Despite another increase in year over year malvertising detections, RiskIQ's Q4 Malvertising Roundup shows the numbers are trending down.
For the second consecutive quarter, RiskIQ saw fewer malvertisements in the wild. In Q4, RiskIQ scanned nearly 10% fewer advertisements containing a blacklisted incident overall, which continues a trend highlighted in our Q3 report, showing a massive decrease in malvertising beginning in the second half of 2017. However, powered by huge numbers in the first half of the year, overall malvertising in 2017 increased 2.8% against 2016.
Threat actors perform malvertising in all kinds of ways—phishing, scams, exploit kits, and malware—sometimes even via a drive-by-download, where the target user doesn't have to click on a malicious link; the ad downloads the infection from the iframe without their knowledge. Sometimes, the ad will download software, which collects information on the user's computer, or adbots that add to a wide-ranging fraudulent ad network. Ransomware is also a malvertising method, encrypting the unfortunate victim's files and charging money to get them unencrypted.
As usual, it’s interesting to note how the type of malvertising fluctuates, and how that may indicate a change in attacker tactics. After spiking in Q3, RiskIQ saw a drastic decrease in malvertising incidents containing malware (-67.5%) in Q4. We also saw a precipitous drop in advertisements using phishing techniques for the second quarter in a row. However, despite general declines in detections, there was a small increase in scams, or disingenuous advertising, which bucked a two-quarter trend.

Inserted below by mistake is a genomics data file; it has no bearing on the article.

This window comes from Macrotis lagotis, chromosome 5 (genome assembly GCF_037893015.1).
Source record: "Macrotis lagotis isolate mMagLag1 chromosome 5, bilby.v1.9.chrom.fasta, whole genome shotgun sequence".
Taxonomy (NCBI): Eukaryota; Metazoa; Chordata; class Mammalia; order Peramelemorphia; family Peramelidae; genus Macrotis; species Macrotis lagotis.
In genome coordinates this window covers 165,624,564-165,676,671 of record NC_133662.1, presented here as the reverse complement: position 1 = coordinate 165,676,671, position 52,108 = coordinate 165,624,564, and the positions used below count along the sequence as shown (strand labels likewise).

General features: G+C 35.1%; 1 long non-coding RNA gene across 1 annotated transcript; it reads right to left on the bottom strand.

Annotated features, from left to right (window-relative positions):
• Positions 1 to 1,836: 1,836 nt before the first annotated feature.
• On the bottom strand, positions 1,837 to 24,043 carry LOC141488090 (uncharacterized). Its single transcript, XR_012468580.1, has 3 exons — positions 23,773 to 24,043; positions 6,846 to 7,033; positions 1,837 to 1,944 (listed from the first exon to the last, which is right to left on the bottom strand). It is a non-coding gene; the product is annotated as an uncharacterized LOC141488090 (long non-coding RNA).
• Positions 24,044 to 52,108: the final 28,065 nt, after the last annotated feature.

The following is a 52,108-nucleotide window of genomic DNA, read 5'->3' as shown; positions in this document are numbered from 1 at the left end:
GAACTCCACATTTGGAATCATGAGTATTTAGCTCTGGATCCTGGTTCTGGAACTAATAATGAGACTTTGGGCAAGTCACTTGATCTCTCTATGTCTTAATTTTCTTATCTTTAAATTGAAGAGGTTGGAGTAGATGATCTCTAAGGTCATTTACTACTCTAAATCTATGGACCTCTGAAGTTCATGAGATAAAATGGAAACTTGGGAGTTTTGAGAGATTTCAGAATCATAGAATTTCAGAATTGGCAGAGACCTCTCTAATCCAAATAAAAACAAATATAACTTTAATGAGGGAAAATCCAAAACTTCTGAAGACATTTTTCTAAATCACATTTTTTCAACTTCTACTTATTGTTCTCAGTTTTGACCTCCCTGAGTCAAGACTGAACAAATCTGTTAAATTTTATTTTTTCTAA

Malvertising is so nefarious because it’s a direct attack on the lifeblood of the internet as we know it. Digital media marketing is what funds the “free” websites we all enjoy online, and the success of the internet and all the people that rely on it is inextricably linked to its success. According to a report compiled by eMarketer, worldwide paid media market, which accelerates every year, is at $542 billion—lower than eMarketer’s previous forecast.
To combat this problem, RiskIQ scans billions of pages and nearly 20 million mobile apps per day, resulting in a curated blacklist of malicious ads from across the internet. This proprietary list sets RiskIQ apart, enabling customers to vet new demand sources and prevent malware within their ad infrastructure. RiskIQ is unique in that our crawling infrastructure allows us to capture the entire ad redirect chain and creative sources, which indicate which part of the ad-serving process was compromised, and helps us identify the entity responsible for the threat.
Learn more about how RiskIQ can proactively scan and track ads as they traverse the supply chain so you can empower your team to take immediate action to identify and remove malicious malvertisement hosts and advertisers fromu2028 your network or publisher website, minimizing the threat to your end users.
Research by Forrest Gueterman